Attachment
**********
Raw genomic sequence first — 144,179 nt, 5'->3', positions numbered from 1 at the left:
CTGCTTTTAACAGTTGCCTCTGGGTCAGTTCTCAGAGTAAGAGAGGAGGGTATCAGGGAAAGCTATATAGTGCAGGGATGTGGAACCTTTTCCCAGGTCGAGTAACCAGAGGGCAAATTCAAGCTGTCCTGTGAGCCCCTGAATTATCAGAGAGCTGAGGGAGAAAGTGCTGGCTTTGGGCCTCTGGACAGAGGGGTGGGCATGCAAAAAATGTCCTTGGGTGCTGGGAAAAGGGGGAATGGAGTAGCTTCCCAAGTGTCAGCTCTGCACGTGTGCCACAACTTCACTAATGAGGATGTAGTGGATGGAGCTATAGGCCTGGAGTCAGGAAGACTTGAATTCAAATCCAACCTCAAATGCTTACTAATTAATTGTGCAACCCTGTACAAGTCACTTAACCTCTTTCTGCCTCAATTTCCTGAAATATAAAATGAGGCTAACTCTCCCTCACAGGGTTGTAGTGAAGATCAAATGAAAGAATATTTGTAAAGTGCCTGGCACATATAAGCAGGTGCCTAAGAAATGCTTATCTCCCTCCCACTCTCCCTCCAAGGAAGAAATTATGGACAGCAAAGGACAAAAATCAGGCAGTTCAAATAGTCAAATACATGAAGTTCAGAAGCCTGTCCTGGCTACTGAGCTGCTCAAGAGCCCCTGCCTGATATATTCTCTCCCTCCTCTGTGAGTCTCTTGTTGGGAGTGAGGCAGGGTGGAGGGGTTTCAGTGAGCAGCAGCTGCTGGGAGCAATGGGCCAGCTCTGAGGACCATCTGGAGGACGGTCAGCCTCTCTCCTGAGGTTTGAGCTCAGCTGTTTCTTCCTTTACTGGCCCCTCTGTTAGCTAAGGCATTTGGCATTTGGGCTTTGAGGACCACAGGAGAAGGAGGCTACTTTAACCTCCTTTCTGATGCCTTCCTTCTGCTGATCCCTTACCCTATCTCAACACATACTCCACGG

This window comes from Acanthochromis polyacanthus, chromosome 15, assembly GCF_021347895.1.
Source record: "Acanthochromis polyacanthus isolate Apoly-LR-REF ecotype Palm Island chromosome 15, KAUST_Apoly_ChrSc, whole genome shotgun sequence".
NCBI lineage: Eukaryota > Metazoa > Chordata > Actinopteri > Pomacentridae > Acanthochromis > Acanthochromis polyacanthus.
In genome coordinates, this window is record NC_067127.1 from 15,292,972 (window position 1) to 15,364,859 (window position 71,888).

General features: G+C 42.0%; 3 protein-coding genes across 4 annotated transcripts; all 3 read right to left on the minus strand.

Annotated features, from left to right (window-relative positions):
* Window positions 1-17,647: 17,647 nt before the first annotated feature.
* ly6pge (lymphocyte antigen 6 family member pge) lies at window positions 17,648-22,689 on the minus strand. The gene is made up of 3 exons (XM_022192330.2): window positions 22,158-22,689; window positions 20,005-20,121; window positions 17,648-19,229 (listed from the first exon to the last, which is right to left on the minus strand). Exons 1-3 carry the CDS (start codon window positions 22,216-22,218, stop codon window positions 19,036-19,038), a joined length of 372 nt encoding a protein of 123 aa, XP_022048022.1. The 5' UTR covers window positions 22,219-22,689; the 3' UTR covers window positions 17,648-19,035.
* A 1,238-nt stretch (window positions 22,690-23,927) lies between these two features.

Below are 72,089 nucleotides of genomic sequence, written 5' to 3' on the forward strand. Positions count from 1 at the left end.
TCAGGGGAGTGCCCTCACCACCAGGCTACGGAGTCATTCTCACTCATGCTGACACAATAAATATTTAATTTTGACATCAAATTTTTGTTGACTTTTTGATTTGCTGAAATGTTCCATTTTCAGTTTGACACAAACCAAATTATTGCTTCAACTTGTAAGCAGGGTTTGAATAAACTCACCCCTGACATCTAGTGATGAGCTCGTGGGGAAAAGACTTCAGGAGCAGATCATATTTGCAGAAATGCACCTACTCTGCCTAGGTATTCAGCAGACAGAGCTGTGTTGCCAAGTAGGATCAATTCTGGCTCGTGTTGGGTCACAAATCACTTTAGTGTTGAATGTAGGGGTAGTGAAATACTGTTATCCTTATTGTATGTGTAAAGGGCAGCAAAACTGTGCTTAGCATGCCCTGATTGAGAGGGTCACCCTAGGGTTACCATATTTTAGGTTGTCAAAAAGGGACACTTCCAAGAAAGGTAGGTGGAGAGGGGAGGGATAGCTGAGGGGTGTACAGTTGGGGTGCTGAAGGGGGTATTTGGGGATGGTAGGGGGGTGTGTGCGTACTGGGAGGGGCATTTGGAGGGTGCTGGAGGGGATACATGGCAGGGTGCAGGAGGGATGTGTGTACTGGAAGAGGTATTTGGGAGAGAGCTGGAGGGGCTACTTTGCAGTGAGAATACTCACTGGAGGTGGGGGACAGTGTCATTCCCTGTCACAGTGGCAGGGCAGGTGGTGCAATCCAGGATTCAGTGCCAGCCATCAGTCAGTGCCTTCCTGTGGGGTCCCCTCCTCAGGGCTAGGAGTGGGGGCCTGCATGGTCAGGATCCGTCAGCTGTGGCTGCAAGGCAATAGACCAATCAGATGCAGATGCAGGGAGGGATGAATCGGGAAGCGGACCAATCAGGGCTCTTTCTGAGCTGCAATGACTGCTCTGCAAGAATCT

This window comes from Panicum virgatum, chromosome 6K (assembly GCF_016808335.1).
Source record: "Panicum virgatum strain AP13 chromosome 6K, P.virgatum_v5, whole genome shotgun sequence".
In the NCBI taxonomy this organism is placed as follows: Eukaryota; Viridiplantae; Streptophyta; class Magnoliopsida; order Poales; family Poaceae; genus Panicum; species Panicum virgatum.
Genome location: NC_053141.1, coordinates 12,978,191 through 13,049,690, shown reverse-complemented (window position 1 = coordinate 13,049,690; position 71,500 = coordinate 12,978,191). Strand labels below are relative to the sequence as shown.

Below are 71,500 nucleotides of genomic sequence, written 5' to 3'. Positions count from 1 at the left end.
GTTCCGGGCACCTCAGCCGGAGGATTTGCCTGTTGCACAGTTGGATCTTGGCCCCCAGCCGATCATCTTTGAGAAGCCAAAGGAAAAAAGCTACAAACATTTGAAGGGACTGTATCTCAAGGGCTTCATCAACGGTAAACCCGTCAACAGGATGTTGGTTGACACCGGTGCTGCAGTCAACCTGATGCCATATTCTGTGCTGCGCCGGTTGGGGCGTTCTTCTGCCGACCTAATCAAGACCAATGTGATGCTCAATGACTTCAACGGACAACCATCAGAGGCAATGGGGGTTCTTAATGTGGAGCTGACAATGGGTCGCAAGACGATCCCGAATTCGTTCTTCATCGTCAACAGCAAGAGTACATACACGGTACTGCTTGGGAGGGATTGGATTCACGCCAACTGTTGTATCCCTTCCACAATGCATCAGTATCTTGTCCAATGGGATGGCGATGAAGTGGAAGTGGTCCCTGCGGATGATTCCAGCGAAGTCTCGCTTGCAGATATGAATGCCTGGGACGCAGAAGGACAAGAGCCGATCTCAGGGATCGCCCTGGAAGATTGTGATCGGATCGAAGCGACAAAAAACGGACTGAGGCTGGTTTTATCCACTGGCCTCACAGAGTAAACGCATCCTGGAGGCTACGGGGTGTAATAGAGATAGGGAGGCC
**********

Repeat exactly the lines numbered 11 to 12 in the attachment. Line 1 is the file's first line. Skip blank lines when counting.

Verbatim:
* A 1,238-nt stretch (window positions 22,690-23,927) lies between these two features.

Below are 72,089 nucleotides of genomic sequence, written 5' to 3' on the forward strand. Positions count from 1 at the left end.